When 14-year old Todd aimed for the basket at Bellefaire JCB’s gym and exuberantly yelled “slam-dunk!” the points scored registered well beyond the basketball court. The fact that Todd could successfully participate in a team sport, plus have a group of friends to play with, was not in Todd’s playbook when he came to Bellefaire’s residential campus two years ago.
Todd arrived at Bellefaire in pretty bad shape. His obvious physical and emotional disabilities were an immediate source of concern, but the root of these problems was the real heartbreaker.
Todd’s early years were a child’s worst nightmare. He suffered brain trauma as an infant after being badly beaten by one his mother’s boyfriends who repeatedly banged his head against the bathroom wall. Todd, along with his siblings, was also sexually abused both as an infant and as a toddler. The abuse happened under his mother’s watch and later his grandparents’.
“Early childhood abuse is so damaging because a child does not have the words to express this preverbal trauma,” says Stephanie, Bellefaire’s Director of Residential Treatment. “This experience is indelibly lodged in the memory and surfaces in the form of flashbacks,
depression and physical symptoms.”
As if the emotional and physical abuse wasn’t enough, Todd arrived with scoliosis, a neck injury that forced him to tilt his head to one side, Attention Deficit Hyperactivity Disorder (ADHD), mild retardation, suicidal tendencies, a propensity towards profanity and pervasive developmental disorder.
A hopeless case? Not according to Mike, the cottage unit supervisor who first met Todd. “During our initial intake we took immediate note of Todd’s physical issues and set his medical care in motion,” said Mike. Todd had a series of MRIs, blood tests and saw orthopedic specialists at a local hospital.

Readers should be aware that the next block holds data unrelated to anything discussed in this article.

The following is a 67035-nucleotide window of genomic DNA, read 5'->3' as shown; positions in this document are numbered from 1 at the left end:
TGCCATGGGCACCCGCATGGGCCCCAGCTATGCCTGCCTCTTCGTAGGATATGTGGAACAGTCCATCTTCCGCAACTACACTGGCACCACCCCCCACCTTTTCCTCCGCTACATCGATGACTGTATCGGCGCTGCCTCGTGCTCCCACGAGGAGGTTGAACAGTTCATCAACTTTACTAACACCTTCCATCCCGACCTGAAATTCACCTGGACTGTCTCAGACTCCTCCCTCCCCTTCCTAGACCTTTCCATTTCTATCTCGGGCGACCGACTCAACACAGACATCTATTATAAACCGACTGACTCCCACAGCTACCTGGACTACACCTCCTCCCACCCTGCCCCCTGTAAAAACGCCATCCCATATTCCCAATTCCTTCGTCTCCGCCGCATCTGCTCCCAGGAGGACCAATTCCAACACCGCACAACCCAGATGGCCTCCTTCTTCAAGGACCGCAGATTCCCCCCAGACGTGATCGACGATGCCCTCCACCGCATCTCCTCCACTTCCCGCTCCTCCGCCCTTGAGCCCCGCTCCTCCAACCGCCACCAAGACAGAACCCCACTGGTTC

The tests and examinations revealed that scoliosis was causing Todd chronic pain, he had a
hairline fracture in the base of his spine and his neck problems needed to be corrected with physical therapy. Todd’s auditory and sensory issues were also aggressively addressed.
With Todd’s medical, physical and emotional issues closely monitored and treated, staff began to see improvement. “Todd was not in constant pain so he begin to relax a little, and could enjoy sports and other low impact activities,” said Mike. “And as we worked on his sensory issues he began to feel more at ease in larger groups.”
The integrative care approach also helped boost Todd’s self-esteem. He completed tasks like folding laundry without argument and was a classroom helper. His efforts were praised and slowly his permanent scowl was exchanged for an occasional smile. When Todd was given a volunteer award he held it high in the air and then hugged Mike. “Oh, I’m so happy,” he said.
“It was incredibly gratifying to see Todd express such positive emotion,” said Mike. “He had a lot of insight and an innate capacity for happiness but never before had the means to express what he was feeling.”
When Todd left Bellefaire he was placed in a foster care home where he is now doing “great,” said Mike. “This was one of those cases where you feel like you gave a kid their childhood back. Todd was able to be a kid again. And that’s something he came very close to missing.”
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